One of the biggest church-and-state battles in years is shaping up in the nation’s capital. At issue is a proposed multi-part “procedure” drawn up by the Internal Revenue Service (IRS) to test whether tax-exempt private schools, especially elementary and secondary ones, are operating in a racially nondiscriminatory way. Schools failing the test would lose their tax exemptions, and donors could not claim tax deductions for gifts to the schools.

At present, the IRS simply requires tax-exempt schools to adopt a written policy of nondiscrimination, to publish it annually, and to keep minimal records. Critics both inside and outside of government, however, have argued that for some schools the policy exists only on paper, and that the IRS therefore needs tougher guidelines.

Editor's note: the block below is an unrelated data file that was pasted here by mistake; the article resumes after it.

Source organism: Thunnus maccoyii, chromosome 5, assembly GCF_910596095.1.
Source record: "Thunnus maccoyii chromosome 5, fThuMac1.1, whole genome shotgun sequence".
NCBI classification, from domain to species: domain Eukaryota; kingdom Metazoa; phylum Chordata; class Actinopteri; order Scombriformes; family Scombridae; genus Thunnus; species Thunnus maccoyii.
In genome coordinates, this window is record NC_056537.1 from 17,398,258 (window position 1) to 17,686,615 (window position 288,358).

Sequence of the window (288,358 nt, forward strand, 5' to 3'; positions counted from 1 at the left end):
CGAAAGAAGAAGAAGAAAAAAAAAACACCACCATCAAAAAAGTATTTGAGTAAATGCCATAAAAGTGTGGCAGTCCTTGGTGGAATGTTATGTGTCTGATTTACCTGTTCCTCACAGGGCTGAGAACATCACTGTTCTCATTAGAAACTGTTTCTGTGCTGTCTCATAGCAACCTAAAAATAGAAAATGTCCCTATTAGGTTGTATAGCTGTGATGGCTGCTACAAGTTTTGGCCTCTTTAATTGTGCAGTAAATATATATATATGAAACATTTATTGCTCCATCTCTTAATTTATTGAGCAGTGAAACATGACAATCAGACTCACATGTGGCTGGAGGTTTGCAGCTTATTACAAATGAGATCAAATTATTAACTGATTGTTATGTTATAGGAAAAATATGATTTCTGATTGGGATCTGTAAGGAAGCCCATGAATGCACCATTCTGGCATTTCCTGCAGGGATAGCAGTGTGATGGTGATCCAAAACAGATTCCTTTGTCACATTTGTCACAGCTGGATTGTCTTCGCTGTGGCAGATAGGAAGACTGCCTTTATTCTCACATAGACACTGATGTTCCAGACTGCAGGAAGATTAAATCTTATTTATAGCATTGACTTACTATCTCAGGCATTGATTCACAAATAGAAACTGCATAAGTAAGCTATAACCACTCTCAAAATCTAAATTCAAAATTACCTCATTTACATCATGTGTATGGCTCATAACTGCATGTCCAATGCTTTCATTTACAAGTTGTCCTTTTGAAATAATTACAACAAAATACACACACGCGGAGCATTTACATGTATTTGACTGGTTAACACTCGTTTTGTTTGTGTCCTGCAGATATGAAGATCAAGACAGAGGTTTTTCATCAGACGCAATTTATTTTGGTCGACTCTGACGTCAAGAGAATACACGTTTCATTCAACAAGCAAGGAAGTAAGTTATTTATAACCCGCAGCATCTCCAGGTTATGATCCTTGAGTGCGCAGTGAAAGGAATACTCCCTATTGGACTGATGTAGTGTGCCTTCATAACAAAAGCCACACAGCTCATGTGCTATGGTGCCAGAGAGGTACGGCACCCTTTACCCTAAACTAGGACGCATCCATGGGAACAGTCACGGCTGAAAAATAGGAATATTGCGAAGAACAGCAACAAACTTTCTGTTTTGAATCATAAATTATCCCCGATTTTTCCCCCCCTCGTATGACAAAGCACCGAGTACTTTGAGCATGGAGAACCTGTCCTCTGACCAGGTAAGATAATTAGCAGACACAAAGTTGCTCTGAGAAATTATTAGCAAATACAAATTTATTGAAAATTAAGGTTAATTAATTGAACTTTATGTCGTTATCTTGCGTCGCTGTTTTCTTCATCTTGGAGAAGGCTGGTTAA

Under the proposed procedure, the IRS would assume that a “badge of doubt” rests upon any school founded or “substantially” expanded in the year preceding action on a public school desegregation plan “in the community” or up to three years following its final implementation. A school in this category would be classified as “reviewable.” It would then be required to show “significant minority enrollment” (at least “20 per cent of the percentage of the minority school-age population in the community served by the school”) or pass four of five other tests: (1) “significant” financial aid for minority students; (2) “vigorous” minority recruitment programs; (3) an “increasing” percentage of minority student enrollment; (4) employment of minority teachers and professional staff; (5) other “substantial” evidence of good faith involving ...

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